In any case, I’d love more insight into why Apple has forced these restrictions.

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I believe the major reason was to remove potentially buggy and security-risk kernel extensions from the online sync services and create an API to handle the syncing.

I suggested in one of the posts linked by @jzw above to use Maestral for Dropbox, which will allow you to continue using ~/Dropbox if you wish, or external locations, though it’s not 100% compatible with Dropbox syncing. For me, though, it works perfectly well.

See About - Maestral (which also lists the few limitations of Maestral.)

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I think this is true, but I don’t think it explains why Apple designed the system in such a way as to prevent storing synced files on an external drive (or more generally providing user choice over the location). I think the answer to that is that they didn’t think too deeply about the various requirements people have and designed for the simplest use case. That sort of laziness/shortsightedness is excusable if there are alternatives, but I really think Apple should have done better in this case given they are forcing all sync providers to use their system.


Yes, but given the typical longevity of Macs, that next purchase may be years down the road.

My current machine is a 2019 16" MBP, and the only reason I’m even considering replacing it in the near future is to get a Silicon Mac. My previous machine was a 2010 17" MBP. That was an unusually long wait (because Apple offered no MBPs with larger than a 15" screen for so long), but the old machine was still viable for all of that time.

It’s not unusual for Mac owners to go five years or longer (sometimes much longer) between new machines. If Apple’s counting on scaring people into overbuying their next Macs, their strategy is far longer-term than just about any other tech business’s these days.

Sure, but part of this change is the ability to download files on demand, similar to the iCloud Drive optimize storage option. If you don’t have the space to store everything, you can still have the download on demand setting and access files as they are needed.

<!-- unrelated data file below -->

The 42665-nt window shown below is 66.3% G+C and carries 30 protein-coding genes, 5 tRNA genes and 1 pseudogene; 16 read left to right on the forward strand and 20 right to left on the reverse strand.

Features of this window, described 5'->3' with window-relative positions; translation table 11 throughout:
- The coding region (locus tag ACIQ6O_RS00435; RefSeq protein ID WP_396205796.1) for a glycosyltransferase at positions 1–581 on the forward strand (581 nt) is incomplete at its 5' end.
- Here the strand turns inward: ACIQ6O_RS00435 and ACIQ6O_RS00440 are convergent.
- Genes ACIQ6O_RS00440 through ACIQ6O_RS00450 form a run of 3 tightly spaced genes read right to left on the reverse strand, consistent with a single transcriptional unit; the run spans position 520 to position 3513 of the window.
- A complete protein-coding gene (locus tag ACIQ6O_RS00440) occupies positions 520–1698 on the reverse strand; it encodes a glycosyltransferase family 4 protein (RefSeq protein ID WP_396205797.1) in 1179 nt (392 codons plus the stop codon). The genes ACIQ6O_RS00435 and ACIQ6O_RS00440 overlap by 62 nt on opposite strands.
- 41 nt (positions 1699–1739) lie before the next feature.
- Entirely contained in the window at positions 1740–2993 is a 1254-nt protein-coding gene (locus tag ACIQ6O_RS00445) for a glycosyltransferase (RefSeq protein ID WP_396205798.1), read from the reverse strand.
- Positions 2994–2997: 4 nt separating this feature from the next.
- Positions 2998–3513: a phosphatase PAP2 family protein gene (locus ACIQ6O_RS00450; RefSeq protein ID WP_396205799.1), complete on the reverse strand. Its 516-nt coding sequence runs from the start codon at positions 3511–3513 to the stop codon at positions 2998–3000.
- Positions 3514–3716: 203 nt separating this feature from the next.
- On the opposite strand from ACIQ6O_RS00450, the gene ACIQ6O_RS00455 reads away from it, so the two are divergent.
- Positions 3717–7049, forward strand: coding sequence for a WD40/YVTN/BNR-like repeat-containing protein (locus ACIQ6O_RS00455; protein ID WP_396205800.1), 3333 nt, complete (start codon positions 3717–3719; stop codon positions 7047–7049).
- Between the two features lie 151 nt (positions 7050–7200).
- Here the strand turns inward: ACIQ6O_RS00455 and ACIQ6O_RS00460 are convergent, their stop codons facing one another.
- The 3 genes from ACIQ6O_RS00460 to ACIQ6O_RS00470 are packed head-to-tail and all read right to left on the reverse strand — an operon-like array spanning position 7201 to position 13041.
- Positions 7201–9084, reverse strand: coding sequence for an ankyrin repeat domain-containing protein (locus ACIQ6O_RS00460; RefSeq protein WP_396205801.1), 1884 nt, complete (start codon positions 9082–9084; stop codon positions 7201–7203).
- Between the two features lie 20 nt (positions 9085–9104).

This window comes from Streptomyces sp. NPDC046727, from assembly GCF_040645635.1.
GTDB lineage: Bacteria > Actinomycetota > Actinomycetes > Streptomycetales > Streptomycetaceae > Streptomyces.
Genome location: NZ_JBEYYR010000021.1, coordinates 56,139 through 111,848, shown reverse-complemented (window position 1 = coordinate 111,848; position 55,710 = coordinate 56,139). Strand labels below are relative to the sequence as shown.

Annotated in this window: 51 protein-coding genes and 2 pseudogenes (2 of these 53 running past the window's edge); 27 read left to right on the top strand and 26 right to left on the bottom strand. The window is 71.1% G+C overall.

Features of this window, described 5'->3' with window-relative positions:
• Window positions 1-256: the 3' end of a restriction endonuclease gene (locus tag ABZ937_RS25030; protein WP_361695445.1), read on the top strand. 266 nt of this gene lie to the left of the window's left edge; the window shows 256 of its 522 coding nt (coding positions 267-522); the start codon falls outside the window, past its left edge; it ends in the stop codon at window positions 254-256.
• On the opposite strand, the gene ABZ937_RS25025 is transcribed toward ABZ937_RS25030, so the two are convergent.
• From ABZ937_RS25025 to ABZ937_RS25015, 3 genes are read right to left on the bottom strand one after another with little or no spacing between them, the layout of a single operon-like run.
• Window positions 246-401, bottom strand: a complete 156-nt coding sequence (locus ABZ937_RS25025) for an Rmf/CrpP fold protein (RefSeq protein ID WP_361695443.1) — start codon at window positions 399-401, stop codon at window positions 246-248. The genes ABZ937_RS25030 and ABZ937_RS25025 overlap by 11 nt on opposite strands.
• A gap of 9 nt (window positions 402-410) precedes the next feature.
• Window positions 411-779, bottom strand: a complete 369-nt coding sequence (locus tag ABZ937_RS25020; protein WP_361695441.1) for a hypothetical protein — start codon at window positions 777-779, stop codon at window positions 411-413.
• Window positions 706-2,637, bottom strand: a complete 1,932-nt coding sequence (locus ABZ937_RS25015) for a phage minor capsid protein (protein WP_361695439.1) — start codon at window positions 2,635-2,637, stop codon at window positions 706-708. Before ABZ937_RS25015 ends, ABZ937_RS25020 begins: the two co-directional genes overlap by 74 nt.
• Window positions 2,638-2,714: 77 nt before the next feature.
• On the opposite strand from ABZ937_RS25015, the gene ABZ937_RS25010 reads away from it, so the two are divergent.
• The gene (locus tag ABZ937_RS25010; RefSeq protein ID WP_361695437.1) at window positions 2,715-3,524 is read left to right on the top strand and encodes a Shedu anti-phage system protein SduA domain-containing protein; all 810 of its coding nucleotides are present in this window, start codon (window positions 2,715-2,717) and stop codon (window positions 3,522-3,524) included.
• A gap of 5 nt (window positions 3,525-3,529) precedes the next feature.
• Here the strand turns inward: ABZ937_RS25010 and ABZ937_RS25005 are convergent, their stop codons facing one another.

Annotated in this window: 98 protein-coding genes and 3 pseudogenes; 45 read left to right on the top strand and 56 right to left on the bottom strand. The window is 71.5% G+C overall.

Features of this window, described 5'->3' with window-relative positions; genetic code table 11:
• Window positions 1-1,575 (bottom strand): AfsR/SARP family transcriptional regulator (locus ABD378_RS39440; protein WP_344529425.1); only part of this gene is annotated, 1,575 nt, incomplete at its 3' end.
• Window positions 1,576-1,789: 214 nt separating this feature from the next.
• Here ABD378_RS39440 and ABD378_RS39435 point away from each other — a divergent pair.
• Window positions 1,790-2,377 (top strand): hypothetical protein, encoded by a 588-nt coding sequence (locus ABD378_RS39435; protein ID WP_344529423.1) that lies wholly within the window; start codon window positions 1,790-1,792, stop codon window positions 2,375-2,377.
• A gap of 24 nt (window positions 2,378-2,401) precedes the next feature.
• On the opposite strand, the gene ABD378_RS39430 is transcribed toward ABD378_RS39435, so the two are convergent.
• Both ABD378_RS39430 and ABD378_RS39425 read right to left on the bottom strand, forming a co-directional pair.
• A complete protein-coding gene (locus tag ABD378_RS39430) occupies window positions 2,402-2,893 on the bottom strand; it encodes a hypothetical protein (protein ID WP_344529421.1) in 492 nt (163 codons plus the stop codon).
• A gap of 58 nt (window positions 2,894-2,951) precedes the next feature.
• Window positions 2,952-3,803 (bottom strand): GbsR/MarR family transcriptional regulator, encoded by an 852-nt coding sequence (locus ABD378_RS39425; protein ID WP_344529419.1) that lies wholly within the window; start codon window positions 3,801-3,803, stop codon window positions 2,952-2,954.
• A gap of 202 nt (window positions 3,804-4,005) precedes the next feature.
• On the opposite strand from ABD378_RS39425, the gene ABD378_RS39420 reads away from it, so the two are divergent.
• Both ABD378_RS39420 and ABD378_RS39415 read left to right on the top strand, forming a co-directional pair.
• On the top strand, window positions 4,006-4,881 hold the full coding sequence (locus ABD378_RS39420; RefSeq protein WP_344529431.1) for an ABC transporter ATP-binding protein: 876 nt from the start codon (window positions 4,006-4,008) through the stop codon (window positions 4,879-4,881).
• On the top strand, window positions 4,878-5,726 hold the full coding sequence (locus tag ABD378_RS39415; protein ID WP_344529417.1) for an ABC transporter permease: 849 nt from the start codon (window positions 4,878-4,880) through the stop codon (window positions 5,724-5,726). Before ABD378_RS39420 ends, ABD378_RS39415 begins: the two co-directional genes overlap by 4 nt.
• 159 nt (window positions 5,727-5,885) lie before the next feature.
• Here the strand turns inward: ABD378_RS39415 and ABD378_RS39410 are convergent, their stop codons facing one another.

I get it - people want to back up files. But given that Dropbox by default keeps 30 days of file versions online, and I believe OneDrive is the same, I’d be interested to know if anyone has actually lost any files from the sync service providers (including iCloud Drive.)

I have one Mac that downloads and backs up all of these files, so I don’t really need it on all of my Macs.

Haha yea, but since I’ve been a Mac owner since 1984, their long term strategy is working on me ;-)

And maybe this makes me an oddball, statistically. But I currently own 6 Macs in my family (and countless other Apple devices), so I buy Macs (and iPhones, which raise the same concern) a lot more frequently than the schedule you proposed. And every time I do, I go through the painful “do I pay more to future-proof this device” internal battle, and often end on the high side. :sob:

But you can still have multiple libraries. So make the one you want to share over iCloud your system library and move the rest of your content to other libraries, which can reside wherever you want to put them.

If you have one library, the easiest way to split the content is to just duplicate the library (which is really fast and doesn’t consume extra space if you’re using APFS) and then delete images from one or the other, based on how you want to divide the content.

You can also create an empty library and use the Import mechanism to copy images from the other library. Once copied, you can delete them from the old location.

Yes, this does mean you can’t open both libraries at once (at least I don’t think you can), but if you organize everything so the non-system library has images you don’t access very often, then it shouldn’t be a big problem.

See also:

I don’t want multiple libraries. That’s a massive functionality regression. Imagine if there were 10 google home pages, and when you go searching for something, you have to first pick the right home page. Then imagine that 9 of the 10 of them are only accessible when you’re at home. It’s a disaster.

For us, Photos is the #1 productivity app of Macintosh. We have 3 kids and decades of memories, and older pictures than that which are scanned and indexed by date, location, keyword, etc. We enjoy sharing and reliving them. We have them screen saving to our family room Apple TV, and our guests enjoy them as much as we do. It’s usually better TV than anything that’s streaming. They are not something we want filed away into shoeboxes that hide in digital attics that we never see.

Maybe other people would benefit from your idea, and I appreciate you sharing it :-) But it’s not for me.


Thanks for that tip. But I still don’t get it. How do they define a “sync service”? Is any app that moves data between Mac and Internet a sync service? That means all of them :-)

Has anyone tried creating a hard link from ~/Library/CloudStorage to an external drive? Do we know that you can’t move the whole directory?

I think hard links work only for files. A soft link might work, but Dropbox has become very fussy about following them.

Ah! I’m not enough of a Unix person, clearly—I was just assuming hard links could do directories because Time Machine used to use them. But perhaps it made the directories some other way.

But there is some suggestion that it’s possible to symlink the folder in, if someone wants to test.